It was year seven and it was sex education. Our red headed teacher asked our pimply faced class if we had any questions. Question one: “Have you ever had an erection?” Giggles. Question two: “Where is the G-spot?” Giggles (with intent listening). Question three: “If you have red hair do you have red pubes?” Giggles ensue, teacher says yes, and the face of the only other red haired boy in the class promptly turns the colour of his hair. Question four: “Why are pubic hairs curly?” No giggles this time, just intent listening, but unfortunately, no satisfactory reply. Years later, I’m here to satisfy this curiosity once and for all.
Hairing out an issue
All hair on our body grows from hair follicles. Hair follicles, look a bit like sprouting onions with the bulb deep within the skin and an opening sprout on the skin surface. The shape of the bulb controls the type of hair that will grow out of the follicle. Round bulbs that are lined up straight against the skin produce straight hair, like the fine hairs on our arms. While, oval shaped bulbs positioned at a sharp angle produce course and curly hair. Before puberty, the hair follicles around our private bits are round and on a straight angle, but during puberty this all changes.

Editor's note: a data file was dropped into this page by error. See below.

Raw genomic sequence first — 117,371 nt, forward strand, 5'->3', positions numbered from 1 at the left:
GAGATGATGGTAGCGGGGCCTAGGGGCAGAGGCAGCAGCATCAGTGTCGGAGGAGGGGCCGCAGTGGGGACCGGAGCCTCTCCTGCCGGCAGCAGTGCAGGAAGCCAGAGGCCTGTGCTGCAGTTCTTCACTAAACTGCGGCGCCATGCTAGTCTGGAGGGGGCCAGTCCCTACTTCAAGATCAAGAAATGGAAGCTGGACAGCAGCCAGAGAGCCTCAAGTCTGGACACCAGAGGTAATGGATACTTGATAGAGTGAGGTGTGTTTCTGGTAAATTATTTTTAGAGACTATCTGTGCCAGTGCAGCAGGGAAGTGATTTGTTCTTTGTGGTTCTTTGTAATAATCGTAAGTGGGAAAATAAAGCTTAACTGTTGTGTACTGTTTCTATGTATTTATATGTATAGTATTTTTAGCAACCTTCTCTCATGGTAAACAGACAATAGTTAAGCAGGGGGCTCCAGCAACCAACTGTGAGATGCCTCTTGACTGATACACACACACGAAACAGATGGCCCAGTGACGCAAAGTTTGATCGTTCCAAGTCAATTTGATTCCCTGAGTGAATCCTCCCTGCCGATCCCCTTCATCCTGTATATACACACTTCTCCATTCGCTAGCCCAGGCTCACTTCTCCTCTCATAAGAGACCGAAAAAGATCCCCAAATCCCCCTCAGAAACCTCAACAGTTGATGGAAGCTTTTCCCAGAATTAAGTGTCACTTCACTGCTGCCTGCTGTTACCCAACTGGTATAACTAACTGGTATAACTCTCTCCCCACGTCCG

During puberty our body makes sex hormones called androgens. The hair follicles in the pubic regions are very sensitive to androgens, and it makes the bulbs change shape, going from round to oval. As a result, curly and thick pubic hair starts popping out. Guys get more pubic-type hair than girls, for example, on their chest, back and face, this is because they have more androgen flowing throughout their bodies.
What about the hair on our head?
The difference between curly and straight hair on our heads, has less to do with androgens and more to do with genes. This is because follicles on our heads are less sensitive to hormonal changes, but the same bulb-shaped principle applies. Curly hair grows from oval shaped follicles, and straight hair from round follicles, but the shape of the bulb and the angle of the follicles won’t usually change during puberty. So when it comes to the hair on our head, the shape of the follicle is mainly caused by genes.
Why the hair follicles under our arms or around our genitals are overly sensitive to androgen is quite a curly question that scientists are still trying to work out. Some internet bloggers reckon that our pubic hair is short and curly so you don’t poke your eye out when you’re “working” down there. (The innovation of evolution!) But it’s more likely that, evolutionarily speaking, curly pubic hair is the best way to keep dirt away from our private parts, and to keep them warm.